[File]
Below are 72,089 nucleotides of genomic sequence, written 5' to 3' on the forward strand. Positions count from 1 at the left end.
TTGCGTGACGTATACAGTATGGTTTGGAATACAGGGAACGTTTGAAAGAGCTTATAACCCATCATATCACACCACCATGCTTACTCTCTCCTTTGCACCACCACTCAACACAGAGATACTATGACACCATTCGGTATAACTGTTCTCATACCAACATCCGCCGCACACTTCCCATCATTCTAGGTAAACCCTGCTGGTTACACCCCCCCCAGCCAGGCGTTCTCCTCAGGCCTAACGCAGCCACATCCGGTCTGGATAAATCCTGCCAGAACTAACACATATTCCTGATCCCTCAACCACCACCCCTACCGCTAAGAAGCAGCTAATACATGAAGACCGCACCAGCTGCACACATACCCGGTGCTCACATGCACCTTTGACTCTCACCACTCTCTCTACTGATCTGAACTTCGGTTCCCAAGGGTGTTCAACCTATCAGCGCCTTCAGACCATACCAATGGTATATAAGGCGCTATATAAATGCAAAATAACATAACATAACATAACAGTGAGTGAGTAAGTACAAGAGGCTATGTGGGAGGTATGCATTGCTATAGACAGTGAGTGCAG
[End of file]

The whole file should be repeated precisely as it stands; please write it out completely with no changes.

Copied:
Below are 72,089 nucleotides of genomic sequence, written 5' to 3' on the forward strand. Positions count from 1 at the left end.
TTGCGTGACGTATACAGTATGGTTTGGAATACAGGGAACGTTTGAAAGAGCTTATAACCCATCATATCACACCACCATGCTTACTCTCTCCTTTGCACCACCACTCAACACAGAGATACTATGACACCATTCGGTATAACTGTTCTCATACCAACATCCGCCGCACACTTCCCATCATTCTAGGTAAACCCTGCTGGTTACACCCCCCCCAGCCAGGCGTTCTCCTCAGGCCTAACGCAGCCACATCCGGTCTGGATAAATCCTGCCAGAACTAACACATATTCCTGATCCCTCAACCACCACCCCTACCGCTAAGAAGCAGCTAATACATGAAGACCGCACCAGCTGCACACATACCCGGTGCTCACATGCACCTTTGACTCTCACCACTCTCTCTACTGATCTGAACTTCGGTTCCCAAGGGTGTTCAACCTATCAGCGCCTTCAGACCATACCAATGGTATATAAGGCGCTATATAAATGCAAAATAACATAACATAACATAACAGTGAGTGAGTAAGTACAAGAGGCTATGTGGGAGGTATGCATTGCTATAGACAGTGAGTGCAG